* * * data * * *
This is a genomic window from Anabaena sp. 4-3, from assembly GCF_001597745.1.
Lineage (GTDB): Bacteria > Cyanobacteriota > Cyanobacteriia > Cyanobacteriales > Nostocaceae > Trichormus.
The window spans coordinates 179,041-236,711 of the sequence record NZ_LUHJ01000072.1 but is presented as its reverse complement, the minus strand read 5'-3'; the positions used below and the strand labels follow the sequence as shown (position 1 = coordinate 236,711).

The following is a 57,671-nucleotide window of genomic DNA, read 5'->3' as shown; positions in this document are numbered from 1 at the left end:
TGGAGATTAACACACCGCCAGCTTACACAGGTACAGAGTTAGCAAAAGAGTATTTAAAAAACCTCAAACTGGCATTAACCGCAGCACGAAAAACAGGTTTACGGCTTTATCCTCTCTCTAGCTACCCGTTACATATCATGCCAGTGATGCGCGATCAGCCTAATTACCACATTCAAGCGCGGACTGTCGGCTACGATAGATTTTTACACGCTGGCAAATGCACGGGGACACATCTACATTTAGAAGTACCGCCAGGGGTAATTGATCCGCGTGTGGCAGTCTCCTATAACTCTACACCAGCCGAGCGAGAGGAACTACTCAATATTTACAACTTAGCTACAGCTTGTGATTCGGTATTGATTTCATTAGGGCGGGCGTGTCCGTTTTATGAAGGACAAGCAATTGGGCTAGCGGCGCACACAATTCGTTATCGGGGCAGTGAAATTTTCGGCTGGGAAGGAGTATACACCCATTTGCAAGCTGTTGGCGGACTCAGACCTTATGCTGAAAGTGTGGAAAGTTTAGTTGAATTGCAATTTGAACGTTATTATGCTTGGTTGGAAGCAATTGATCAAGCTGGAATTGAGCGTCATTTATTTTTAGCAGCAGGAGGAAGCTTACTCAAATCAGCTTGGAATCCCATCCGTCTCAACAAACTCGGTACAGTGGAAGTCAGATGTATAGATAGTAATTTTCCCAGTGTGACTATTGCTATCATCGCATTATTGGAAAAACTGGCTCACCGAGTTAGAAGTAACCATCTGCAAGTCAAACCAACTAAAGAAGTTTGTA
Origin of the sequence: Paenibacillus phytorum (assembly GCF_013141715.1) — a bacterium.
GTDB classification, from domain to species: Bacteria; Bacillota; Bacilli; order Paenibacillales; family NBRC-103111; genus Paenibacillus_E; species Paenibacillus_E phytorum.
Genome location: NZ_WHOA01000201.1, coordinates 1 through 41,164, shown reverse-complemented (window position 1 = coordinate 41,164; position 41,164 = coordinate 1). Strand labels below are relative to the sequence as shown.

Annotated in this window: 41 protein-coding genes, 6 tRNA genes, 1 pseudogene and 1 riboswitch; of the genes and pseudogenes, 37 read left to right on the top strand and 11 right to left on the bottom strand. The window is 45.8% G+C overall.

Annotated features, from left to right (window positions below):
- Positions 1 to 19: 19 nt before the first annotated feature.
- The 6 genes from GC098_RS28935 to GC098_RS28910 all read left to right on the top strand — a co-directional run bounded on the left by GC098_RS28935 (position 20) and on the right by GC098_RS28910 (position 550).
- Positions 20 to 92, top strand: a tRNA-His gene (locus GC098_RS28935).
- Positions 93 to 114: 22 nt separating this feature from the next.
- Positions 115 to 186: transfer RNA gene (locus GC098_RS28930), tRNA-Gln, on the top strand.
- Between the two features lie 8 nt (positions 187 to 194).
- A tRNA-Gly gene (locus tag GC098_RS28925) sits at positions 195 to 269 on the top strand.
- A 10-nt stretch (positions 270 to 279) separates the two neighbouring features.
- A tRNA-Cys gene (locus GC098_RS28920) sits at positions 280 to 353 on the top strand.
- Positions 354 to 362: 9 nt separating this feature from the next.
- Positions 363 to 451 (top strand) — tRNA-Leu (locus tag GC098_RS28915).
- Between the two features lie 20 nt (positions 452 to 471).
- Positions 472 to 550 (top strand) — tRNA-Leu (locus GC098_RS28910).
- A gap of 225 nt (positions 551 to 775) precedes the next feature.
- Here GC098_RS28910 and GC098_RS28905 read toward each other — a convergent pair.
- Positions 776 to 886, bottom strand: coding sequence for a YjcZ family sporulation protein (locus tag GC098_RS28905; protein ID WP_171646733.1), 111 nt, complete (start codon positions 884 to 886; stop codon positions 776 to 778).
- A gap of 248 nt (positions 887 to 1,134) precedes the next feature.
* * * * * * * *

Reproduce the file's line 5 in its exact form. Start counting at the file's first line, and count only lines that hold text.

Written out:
TGGAGATTAACACACCGCCAGCTTACACAGGTACAGAGTTAGCAAAAGAGTATTTAAAAAACCTCAAACTGGCATTAACCGCAGCACGAAAAACAGGTTTACGGCTTTATCCTCTCTCTAGCTACCCGTTACATATCATGCCAGTGATGCGCGATCAGCCTAATTACCACATTCAAGCGCGGACTGTCGGCTACGATAGATTTTTACACGCTGGCAAATGCACGGGGACACATCTACATTTAGAAGTACCGCCAGGGGTAATTGATCCGCGTGTGGCAGTCTCCTATAACTCTACACCAGCCGAGCGAGAGGAACTACTCAATATTTACAACTTAGCTACAGCTTGTGATTCGGTATTGATTTCATTAGGGCGGGCGTGTCCGTTTTATGAAGGACAAGCAATTGGGCTAGCGGCGCACACAATTCGTTATCGGGGCAGTGAAATTTTCGGCTGGGAAGGAGTATACACCCATTTGCAAGCTGTTGGCGGACTCAGACCTTATGCTGAAAGTGTGGAAAGTTTAGTTGAATTGCAATTTGAACGTTATTATGCTTGGTTGGAAGCAATTGATCAAGCTGGAATTGAGCGTCATTTATTTTTAGCAGCAGGAGGAAGCTTACTCAAATCAGCTTGGAATCCCATCCGTCTCAACAAACTCGGTACAGTGGAAGTCAGATGTATAGATAGTAATTTTCCCAGTGTGACTATTGCTATCATCGCATTATTGGAAAAACTGGCTCACCGAGTTAGAAGTAACCATCTGCAAGTCAAACCAACTAAAGAAGTTTGTA